Snap dragon Mark Cafiero is the owner and lead photographer of Cafiero Photographers, the founder and president of Family Tree Photographers, and an avid advocate of outdoor exploration. In addition to penning pieces for Rangefinder magazine and presenting at international photography conferences, Mark's also well versed in natural Colorado adventures. The small class size (25 students maximum) allows for a true hands-on experience. Choose from a variety of lens-friendly locations: downtown Denver, Washington Park, Pearl Street Mall, 300 yards beneath the earth's surface, or nearby sunrise hikes on some of the state's top trails. The classes offer instruction on subjects including framing and composition, portrait shooting, and use of natural light. Students will also learn about the anatomy and function of their cameras in a way that won't embarrass the camera.
Getting fit takes a turn toward sexy at Tease Studio, a women-only studio with classes ranging from pole dancing to Contemporary Burlesque. Unless they're expressly invited, boys are not allowed. Ladies practice Ballet Booty Barre, Sultry Yoga, or Striptease workouts in whatever is most comfortable for them, whether it's stilettos, sweats, or a full suit of armor. Besides enjoying dance-oriented fitness classes, women can bronze newly fit bods with airbrush tanning, take private lessons, or host birthday or bachelorette parties at the studio.
Denver Botanic Gardens houses vibrant flowers, lush vegetation, and educational activities for visitors of all ages. Native and adapted plants flourish in the York Street campus, which also houses Mordecai Children’s Garden—a 3-acre lot with alpine gardens, mountain ranges, and cool bugs. The two-story waterfall at Marnie's Pavilion bursts with blooming orchids year-round, and a Japanese garden features Ponderosa pines sculpted to look like bonsai. Visitors stroll through water gardens inspired by Monet's estate at Giverny.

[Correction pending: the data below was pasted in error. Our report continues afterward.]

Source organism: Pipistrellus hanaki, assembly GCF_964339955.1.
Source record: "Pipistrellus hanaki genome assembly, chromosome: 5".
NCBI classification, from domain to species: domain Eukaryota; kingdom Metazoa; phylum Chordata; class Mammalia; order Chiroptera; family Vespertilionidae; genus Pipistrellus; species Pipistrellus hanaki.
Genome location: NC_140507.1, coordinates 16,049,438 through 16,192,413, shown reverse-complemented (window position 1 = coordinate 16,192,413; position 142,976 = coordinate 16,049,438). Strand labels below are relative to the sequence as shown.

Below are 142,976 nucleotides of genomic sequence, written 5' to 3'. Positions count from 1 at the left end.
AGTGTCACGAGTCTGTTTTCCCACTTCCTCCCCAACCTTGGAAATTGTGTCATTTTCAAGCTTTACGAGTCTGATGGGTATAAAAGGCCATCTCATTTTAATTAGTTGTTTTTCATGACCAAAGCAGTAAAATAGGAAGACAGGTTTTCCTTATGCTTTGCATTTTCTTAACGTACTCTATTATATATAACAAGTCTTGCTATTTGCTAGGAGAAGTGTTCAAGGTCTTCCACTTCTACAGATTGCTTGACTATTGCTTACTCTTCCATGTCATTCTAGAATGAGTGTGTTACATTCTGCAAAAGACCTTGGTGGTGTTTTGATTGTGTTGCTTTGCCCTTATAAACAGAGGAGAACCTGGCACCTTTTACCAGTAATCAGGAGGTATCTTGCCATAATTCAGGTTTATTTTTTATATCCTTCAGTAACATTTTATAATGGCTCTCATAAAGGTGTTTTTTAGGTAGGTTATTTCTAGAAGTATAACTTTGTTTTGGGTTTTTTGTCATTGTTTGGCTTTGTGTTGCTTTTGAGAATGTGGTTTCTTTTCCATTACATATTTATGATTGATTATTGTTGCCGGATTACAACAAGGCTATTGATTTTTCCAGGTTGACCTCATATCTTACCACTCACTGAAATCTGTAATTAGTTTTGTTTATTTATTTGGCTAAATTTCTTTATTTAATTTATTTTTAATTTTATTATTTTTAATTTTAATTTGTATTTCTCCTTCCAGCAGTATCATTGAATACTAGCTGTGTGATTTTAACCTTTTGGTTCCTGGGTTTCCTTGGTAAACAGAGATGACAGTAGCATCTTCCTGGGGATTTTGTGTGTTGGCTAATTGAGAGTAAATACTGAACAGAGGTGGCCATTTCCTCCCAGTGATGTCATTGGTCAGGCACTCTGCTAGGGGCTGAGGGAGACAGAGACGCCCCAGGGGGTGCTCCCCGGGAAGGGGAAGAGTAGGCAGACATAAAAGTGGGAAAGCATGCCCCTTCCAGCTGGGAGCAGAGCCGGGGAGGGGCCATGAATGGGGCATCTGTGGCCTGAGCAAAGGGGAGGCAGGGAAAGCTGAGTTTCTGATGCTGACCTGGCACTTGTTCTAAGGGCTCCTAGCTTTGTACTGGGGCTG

Children’s Museum of Denver was originally founded in a converted school bus in 1973. Since then, its surroundings have changed, but its mission has remained the same: to engage visitors in learning through play. Its collection of 13 hands-on playscapes is designed to stimulate the minds of children from birth to age 8, earning Children's Museum of Denver a spot on Forbes's 2012 list of the 12 Best Children's Museums in the US.
Amid the museum's two stories, visitors learn about fire safety in Fire Station No. 1, shop for healthy foods in the market, and unleash their creative sides with paint and stage costumes at Arts a la Carte. Dedicated to nurturing a love of math and science, the museum also features a recyclable-material assembly plant, a bubble experimentation lab, and a newly opened kinetics exhibit with a gigantic marble run.
The first thing you'll see at RedLine is a red line. It's no mere logo?it's a threshold meant to symbolize the crossing over into unchecked creativity, a sort of meeting point where envelope-pushing artists and Denver's citizens interact and engage. That's how Laura Merage, artist, philanthropist, and founder, sees it. RedLine, which bills itself as a "diverse urban laboratory," serves the art-loving public by serving its artists; according to the Denver Post, "No gallery vets and nurtures local talent as thoroughly as Denver's RedLine." The result: a showcase of bold exhibitions that harness the riches of complete creative license, ample space, and mentorship that RedLine provides its residents.
The building itself, a modern space designed by architects Semple-Brown, houses the artists and their work with plenty of room to breathe. At any time, 25?30 resident artists use RedLine as a studio and exhibition space. Additionally, curators schedule exhibitions that feature a wide swathe of subject matter?current shows include a retrospective on trailblazing female artists in contemporary art, and an exploration of celebrated abstract painter Harmony Hammond. In their mission to be more than just an art gallery, RedLine takes many initiatives to serve the public. For example, there's the Young Artists and Monthly Art programs, which foster creativity in children of all ages, and the Reach Artists program, which offers a safe and supportive haven for Denver's transitory artists.
At Bella Glass Studios, students unleash boundless creativity during a variety of do-it-yourself craft classes including paint-your-own pottery, glass fusing, and glass ornament-making classes. The Twigs-N-Berries class equips students with the tools and necessary know-how to fashion two quirky, colorful pendants. Or they can create functional dinnerware in the Sue, She Needs a Plate! class. Students can also design key chains, letter openers, or the global currency: marbles. Throughout each class, staff members monitor students as they arrange smooth glass balls among thin vitrigraph to craft abstract compositions or wield colors as bright as their imaginations.